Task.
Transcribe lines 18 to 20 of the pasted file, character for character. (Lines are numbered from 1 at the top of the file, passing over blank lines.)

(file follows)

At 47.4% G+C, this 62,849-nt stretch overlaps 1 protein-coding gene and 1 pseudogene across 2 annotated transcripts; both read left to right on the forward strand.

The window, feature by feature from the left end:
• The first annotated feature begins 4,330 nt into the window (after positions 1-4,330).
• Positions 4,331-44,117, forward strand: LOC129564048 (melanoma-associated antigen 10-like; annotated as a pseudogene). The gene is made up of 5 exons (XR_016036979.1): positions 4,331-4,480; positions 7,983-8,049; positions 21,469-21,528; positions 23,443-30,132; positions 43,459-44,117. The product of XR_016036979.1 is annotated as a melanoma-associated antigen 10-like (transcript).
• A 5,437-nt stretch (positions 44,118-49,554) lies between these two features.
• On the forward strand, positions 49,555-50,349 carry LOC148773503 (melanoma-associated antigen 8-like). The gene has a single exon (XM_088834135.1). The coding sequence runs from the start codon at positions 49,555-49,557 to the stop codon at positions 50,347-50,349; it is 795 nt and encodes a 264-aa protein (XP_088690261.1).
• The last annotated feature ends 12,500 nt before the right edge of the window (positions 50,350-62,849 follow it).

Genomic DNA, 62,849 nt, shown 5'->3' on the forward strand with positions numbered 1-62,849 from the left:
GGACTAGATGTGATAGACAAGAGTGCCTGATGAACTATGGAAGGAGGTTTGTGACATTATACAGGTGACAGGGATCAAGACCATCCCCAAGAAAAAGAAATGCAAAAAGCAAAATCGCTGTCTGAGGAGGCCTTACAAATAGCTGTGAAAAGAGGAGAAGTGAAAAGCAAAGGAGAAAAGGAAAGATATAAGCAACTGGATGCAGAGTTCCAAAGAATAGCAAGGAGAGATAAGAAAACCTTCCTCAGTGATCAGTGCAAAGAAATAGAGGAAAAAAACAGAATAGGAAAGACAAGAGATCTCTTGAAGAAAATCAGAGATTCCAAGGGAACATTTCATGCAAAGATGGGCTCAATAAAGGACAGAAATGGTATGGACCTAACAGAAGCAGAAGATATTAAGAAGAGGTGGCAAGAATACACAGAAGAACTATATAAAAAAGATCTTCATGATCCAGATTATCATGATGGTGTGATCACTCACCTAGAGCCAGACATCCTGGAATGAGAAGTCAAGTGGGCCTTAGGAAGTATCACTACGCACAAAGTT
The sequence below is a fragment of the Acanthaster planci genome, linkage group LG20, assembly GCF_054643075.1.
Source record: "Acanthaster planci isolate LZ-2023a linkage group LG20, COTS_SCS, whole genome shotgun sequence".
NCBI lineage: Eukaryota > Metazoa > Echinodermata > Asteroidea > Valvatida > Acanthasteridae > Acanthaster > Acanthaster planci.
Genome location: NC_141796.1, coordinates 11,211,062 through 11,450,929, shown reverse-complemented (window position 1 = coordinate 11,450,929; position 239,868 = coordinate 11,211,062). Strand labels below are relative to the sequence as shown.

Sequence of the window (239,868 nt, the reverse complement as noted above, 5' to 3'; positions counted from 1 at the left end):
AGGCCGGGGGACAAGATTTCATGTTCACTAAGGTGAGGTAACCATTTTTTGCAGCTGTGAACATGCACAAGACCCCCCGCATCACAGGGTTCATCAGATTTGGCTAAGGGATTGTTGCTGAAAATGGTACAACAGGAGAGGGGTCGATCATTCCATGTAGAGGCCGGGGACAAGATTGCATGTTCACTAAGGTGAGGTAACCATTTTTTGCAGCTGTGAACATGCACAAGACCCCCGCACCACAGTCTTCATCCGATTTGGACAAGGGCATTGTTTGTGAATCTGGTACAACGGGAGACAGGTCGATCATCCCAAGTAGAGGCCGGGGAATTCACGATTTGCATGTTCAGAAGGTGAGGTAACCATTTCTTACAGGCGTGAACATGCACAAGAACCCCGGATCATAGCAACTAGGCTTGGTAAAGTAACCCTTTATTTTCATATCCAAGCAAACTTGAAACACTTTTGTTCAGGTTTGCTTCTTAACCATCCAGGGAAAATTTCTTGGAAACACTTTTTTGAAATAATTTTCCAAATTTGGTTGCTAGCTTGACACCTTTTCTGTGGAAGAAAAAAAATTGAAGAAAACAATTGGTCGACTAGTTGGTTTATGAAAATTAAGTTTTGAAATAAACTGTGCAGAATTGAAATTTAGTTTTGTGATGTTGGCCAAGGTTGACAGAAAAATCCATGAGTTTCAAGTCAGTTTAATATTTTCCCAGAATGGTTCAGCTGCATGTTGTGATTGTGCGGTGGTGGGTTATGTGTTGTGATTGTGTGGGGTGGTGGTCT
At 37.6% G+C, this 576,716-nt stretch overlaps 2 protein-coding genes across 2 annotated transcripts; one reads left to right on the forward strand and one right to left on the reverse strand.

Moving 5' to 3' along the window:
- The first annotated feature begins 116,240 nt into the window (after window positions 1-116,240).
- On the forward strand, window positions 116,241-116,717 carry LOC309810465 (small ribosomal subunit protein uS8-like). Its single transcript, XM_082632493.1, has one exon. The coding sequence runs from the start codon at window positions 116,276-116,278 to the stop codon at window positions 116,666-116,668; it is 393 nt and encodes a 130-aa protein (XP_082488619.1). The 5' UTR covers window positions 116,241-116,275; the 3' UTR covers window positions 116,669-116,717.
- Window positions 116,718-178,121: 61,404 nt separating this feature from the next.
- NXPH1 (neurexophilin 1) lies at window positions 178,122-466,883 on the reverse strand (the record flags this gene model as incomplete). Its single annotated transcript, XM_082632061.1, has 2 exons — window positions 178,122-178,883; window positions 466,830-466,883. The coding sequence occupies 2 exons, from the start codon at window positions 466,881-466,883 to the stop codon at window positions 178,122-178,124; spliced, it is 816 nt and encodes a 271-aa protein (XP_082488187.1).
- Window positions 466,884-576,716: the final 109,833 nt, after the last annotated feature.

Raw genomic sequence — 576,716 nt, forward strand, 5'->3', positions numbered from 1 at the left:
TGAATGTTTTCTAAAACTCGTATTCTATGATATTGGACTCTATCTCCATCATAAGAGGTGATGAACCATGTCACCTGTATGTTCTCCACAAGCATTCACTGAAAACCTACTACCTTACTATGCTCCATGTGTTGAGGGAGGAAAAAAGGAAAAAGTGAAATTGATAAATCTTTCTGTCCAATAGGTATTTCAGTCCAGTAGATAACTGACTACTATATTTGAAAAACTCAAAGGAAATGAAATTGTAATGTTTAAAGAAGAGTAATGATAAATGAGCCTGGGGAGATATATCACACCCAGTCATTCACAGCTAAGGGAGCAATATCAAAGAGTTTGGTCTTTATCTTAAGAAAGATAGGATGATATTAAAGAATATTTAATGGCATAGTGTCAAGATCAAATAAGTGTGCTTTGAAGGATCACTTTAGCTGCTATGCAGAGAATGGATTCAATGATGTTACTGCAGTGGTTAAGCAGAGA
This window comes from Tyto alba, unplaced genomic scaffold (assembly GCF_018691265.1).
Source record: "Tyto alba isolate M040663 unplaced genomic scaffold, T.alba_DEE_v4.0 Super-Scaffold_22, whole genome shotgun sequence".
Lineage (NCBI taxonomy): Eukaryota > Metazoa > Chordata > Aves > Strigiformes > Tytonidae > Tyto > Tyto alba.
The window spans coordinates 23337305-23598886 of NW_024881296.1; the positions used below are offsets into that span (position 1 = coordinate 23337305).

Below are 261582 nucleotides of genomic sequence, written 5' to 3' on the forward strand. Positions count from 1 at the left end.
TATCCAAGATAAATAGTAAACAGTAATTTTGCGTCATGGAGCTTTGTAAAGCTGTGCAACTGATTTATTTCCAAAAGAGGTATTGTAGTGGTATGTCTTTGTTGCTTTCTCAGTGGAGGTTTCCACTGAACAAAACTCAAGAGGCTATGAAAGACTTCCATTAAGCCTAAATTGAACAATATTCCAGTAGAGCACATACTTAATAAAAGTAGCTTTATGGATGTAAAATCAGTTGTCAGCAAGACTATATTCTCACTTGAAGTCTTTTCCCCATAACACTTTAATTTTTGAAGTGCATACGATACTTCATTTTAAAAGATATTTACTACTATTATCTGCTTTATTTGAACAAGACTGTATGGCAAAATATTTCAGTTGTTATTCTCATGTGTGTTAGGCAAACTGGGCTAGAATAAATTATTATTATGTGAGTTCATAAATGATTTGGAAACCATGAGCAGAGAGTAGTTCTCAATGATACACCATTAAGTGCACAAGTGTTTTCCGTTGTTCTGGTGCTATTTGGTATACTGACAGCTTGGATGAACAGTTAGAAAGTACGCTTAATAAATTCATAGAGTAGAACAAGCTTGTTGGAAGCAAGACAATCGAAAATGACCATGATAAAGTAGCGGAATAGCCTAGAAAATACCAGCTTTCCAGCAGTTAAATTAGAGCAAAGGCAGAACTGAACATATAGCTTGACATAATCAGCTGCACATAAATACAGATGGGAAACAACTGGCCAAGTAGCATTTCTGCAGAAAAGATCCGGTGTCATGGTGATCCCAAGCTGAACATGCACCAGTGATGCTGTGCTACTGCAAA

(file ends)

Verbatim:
- The first annotated feature begins 116,240 nt into the window (after window positions 1-116,240).
- On the forward strand, window positions 116,241-116,717 carry LOC309810465 (small ribosomal subunit protein uS8-like). Its single transcript, XM_082632493.1, has one exon. The coding sequence runs from the start codon at window positions 116,276-116,278 to the stop codon at window positions 116,666-116,668; it is 393 nt and encodes a 130-aa protein (XP_082488619.1). The 5' UTR covers window positions 116,241-116,275; the 3' UTR covers window positions 116,669-116,717.
- Window positions 116,718-178,121: 61,404 nt separating this feature from the next.